Tn-Seq to reveal microbial lifestyles along plant interaction processes

French environmental genomics network (GDR GE)

GDR

 

Denis Faure,
Institute for integrative biology of the cell, CNRS-CEA-University of Paris-Saclay; Gif-sur-Yvette, France

Adam Deutschbauer

Adam Deutschbauer,
Department of Plant and Microbial Biology, UC Berkeley; CA, USA

Transposon-sequencing (Tn-Seq) emerged as a powerful molecular approach to investigate behavior of plant pathogens and symbionts along host colonization processes. This workshop will illustrate different ways to use Tn-Seq and the strengths and limits of the Tn-mutant screening approach in microbes, including bacteria and eucaryotes.

Understanding the ecology and evolution of bacterial wilt disease in the plant microbiomes

Dr. Ville-Petri Friman

Dr. Ville-Petri Friman,
University of York; York, UK

Dr. Andrea Harper

Dr. Andrea Harper,
University of York; York, UK

Orgeta

Dr Sara Franco Ortega,
University of York; York, UK

Ralstonia solanacearum is one of the most destructive bacterial plant pathogens worldwide, causing bacterial wilt and major crop losses, especially in the solanaceous plant family. While a solid understanding of the molecular interactions between the pathogen and crop plants have been established, these interactions are poorly understood in more complex rhizosphere microbiomes. Moreover, while increasing evidence suggests that plant-pathogen interactions can evolve rapidly, this is seldom recognised in the context of plant pathogen control. In this session, we will bring together experts from microbiome research, systems biology, plant pathology, experimental evolution and plant pathogen biocontrol to build a multidisciplinary view of the ecology and evolution of R. solanacearum in rhizosphere microbiomes. We aim to produce a holistic summary of how ecological and evolutionary information could be harnessed for bacterial wilt biocontrol and to identify key environmental drivers associated with disease outbreaks. We also welcome researchers interested in the R. solanacearum pangenome to better understand its genetic diversity in space and time. The satellite event will be accompanied by a special issue on the topic for example in FEMS Microbiology Ecology edited by Ville Friman (current Editor) and other organizers.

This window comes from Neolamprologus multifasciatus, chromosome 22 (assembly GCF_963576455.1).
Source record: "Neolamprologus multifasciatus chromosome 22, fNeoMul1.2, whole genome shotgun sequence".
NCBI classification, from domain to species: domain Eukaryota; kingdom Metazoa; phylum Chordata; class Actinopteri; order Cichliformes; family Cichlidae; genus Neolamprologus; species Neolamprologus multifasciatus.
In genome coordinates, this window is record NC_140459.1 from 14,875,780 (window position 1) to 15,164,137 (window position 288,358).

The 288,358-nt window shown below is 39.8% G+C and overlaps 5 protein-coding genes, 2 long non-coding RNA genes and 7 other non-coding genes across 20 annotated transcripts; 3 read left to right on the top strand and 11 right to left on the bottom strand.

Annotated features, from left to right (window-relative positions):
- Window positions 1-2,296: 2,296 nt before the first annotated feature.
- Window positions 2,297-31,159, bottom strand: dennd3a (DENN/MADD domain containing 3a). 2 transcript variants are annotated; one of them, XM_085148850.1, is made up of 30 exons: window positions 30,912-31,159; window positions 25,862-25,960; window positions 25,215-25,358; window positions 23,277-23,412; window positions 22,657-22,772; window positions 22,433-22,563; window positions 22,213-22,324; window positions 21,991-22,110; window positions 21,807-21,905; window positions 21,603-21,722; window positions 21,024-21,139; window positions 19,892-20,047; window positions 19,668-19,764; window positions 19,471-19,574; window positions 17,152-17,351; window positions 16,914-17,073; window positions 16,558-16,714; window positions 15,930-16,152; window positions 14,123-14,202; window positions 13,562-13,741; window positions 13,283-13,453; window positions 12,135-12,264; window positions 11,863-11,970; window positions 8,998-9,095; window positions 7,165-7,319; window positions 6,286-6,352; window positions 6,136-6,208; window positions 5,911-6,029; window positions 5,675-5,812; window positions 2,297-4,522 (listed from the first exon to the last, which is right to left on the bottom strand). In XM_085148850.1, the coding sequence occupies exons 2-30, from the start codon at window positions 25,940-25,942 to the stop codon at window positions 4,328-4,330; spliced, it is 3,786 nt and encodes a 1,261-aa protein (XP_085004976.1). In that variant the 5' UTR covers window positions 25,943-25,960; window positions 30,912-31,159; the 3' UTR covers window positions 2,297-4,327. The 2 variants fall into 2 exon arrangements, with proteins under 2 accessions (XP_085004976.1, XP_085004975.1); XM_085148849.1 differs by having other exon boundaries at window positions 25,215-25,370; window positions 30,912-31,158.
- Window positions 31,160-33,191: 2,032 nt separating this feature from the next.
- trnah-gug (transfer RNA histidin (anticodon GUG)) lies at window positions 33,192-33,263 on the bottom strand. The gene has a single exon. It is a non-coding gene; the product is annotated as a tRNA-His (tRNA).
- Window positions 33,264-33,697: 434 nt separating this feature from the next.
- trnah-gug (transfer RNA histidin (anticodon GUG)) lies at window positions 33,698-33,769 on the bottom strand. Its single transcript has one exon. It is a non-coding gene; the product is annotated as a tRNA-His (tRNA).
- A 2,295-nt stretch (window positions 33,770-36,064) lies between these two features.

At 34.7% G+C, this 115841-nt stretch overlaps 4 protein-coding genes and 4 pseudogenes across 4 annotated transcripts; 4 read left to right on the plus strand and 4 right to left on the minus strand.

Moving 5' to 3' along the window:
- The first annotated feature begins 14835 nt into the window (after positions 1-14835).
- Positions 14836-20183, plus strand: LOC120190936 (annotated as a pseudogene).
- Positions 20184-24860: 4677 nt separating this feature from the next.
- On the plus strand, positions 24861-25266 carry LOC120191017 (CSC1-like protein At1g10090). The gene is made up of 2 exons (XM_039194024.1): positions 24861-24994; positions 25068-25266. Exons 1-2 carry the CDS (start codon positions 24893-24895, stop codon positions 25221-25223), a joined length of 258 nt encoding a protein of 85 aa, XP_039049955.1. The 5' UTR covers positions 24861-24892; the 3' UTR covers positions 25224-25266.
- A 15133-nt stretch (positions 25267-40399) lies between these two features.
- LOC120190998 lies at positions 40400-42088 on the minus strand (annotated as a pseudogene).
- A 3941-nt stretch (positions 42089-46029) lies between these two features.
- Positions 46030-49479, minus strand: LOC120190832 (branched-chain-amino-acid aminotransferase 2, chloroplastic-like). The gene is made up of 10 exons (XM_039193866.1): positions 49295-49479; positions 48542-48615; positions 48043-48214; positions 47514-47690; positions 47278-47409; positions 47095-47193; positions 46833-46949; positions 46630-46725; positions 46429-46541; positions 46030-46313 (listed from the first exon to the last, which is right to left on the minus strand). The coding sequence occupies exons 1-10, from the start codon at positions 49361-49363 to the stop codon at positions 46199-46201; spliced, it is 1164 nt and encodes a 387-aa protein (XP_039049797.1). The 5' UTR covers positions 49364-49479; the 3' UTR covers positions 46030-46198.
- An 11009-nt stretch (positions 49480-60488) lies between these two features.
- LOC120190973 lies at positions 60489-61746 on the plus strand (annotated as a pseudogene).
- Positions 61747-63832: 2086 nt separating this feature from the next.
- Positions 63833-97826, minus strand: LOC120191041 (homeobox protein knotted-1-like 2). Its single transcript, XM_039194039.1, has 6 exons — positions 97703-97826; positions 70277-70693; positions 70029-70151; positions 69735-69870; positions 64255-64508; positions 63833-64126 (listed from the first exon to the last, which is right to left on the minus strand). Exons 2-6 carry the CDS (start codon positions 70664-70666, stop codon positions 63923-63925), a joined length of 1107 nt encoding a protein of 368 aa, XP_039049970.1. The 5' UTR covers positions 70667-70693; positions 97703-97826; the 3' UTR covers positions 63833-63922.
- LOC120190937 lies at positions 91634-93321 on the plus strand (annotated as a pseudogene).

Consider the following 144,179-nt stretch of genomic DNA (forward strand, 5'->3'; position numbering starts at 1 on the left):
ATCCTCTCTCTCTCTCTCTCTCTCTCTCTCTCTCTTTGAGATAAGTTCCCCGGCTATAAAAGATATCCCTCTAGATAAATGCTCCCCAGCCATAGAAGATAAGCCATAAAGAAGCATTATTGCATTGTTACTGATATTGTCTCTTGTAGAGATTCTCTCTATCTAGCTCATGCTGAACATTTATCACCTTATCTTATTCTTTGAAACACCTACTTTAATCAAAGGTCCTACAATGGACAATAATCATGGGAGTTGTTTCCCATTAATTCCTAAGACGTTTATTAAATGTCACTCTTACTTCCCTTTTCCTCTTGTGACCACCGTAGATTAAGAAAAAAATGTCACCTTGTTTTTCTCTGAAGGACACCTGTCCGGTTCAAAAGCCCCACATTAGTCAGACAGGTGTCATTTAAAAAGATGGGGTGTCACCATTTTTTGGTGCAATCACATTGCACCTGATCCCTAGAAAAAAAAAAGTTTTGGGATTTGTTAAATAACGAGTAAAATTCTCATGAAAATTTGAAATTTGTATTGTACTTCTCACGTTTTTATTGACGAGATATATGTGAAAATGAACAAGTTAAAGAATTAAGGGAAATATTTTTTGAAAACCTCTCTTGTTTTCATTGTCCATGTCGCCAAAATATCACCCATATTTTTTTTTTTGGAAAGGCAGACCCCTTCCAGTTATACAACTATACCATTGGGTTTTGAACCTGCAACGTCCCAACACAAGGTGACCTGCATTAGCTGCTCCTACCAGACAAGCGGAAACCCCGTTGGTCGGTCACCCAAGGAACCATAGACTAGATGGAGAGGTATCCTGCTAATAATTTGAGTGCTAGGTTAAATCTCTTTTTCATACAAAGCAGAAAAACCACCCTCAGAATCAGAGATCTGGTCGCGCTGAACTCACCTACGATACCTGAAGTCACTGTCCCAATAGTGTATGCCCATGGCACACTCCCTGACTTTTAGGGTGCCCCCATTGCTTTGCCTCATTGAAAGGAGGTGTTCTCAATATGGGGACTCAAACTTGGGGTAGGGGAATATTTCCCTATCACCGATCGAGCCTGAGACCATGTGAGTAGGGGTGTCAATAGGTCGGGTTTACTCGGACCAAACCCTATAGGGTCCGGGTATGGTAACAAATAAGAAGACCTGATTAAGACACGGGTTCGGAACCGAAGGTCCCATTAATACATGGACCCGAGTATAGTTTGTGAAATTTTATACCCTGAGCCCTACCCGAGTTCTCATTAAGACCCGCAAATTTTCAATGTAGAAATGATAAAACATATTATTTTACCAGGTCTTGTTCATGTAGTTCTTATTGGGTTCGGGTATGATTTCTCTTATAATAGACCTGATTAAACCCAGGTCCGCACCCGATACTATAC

WORKSHOP HOW TO WRITE WINNING GRANT PROPOSALS

Sylvester Aigbe

Sylvester Osemare Aigbe,
Ambrose Alli University,
President of Phytopathological Society of Nigeria (PSN)

Writing grants can be very challenging for starters to figure out, and it is a competence that many do not have an opportunity to learn while in graduate school. This workshop will be particularly beneficial to early career professionals and graduate students. Areas to be covered will include but not limited to good grantsmanship, international opportunities, logic models, impact statements, effective communication of content and communication of outcomes of winning proposals. At the end of the workshop, participants are expected to be more knowledgeable on: how to find the appropriate grants to apply to, how to use logic model to develop a blueprint for grant proposals, how to tell a good story, components to a successful proposal, efficient budgeting and project evaluation/management tools. This workshop will involve lots of creative activities like using the GOPP to create a proposal concept, writing impact statements, filling in NIFA/NSF, INRAE, and EAFRD budget forms.